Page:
15. ^ Chunxiang Li; Hongjie Li; Yinqiu Cui; Chengzhi Xie; Dawei Cai; Wenying Li; Victor H Mair; Zhi Xu; Quanchao Zhang; Idelis Abuduresule; Li Jin; Hong Zhu; Hui Zhou (2010). "Evidence that a West-East admixed population lived in the Tarim Basin as early as the early Bronze Age". BMC Biology. 8 (15): 15. doi:10.1186/1741-7007-8-15. PMC 2838831. PMID 20163704.
  16. ^ Hill (2015), Vol. I, "The Kingdom of Yutian 于窴 (Khotan)", pp. 17-19 and nn.
  17. ^ 《大唐大慈恩寺三藏法師傳》 Archived 2013-05-27 at the Wayback Machine
  18. ^ Christopoulos, Lucas (August 2021). "Hellenes and Romans in Ancient China" (PDF). Sino-Platonic Papers. 230.
  19. ^ "Khotan - Britannica Online Encyclopedia". Retrieved 2012-04-06.
  20. ^ "Error" (PDF). Retrieved 5 April 2018.
  21. ^ Page55 Eurasian crossroads By James A. Millward
  22. ^ Mark J. Dresden, The Jatakastava or 'Praise of the Buddha's Former Births' Philadelphia, 1955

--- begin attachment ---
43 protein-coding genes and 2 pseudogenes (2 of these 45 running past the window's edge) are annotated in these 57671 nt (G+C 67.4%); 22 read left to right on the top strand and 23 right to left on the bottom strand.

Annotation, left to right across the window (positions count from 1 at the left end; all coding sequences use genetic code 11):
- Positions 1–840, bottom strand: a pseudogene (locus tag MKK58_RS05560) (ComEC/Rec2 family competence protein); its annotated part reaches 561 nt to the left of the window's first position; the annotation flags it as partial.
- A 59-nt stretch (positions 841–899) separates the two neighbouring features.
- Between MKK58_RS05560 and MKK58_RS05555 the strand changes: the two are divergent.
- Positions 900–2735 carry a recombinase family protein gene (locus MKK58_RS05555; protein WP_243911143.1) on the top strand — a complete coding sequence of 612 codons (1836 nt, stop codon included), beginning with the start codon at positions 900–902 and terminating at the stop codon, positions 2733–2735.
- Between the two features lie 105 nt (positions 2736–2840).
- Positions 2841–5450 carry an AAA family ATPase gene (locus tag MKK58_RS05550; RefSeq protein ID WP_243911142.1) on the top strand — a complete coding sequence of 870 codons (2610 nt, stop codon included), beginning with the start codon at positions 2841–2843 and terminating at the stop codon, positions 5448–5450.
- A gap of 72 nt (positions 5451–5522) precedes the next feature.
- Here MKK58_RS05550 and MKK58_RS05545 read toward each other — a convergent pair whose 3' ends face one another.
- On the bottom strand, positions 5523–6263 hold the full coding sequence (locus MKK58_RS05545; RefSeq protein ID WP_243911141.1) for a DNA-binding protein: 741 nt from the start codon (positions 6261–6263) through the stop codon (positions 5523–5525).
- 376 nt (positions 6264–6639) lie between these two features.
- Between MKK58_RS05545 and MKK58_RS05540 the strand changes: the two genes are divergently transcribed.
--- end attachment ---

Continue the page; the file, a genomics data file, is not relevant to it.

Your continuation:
23. ^ Gippert, Jost. "TITUS Texts: Corpus of Khotanese Saka Texts: Frame". Retrieved 5 April 2018.
  24. ^ 賢愚經 Archived 2014-11-22 at the Wayback Machine
  25. ^ James A. Millward (2007). Eurasian Crossroads: A History of Xinjiang. Columbia University Press. pp. 55–. ISBN 978-0-231-13924-3.
  26. ^ Latham, Ronald (1958). Marco Polo: the travels. p. 80.
  27. ^ Wood, Frances (2002). The Silk Road: two thousand years in the heart of Asia. p. 18. ISBN 9780520243408.
  28. ^ Stein, Aurel M. (1907). "Ancient Khotan: Detailed report of archaeological explorations in Chinese Turkestan, 2 vols., p. 180. Clarendon Press. Oxford".
  29. ^ Bonavia, Judy. The Silk Road: Xi'an to Kashgar. Revised by Christopher Baumer (2004), p. 309. Odyssey Publications. ISBN 962-217-741-7.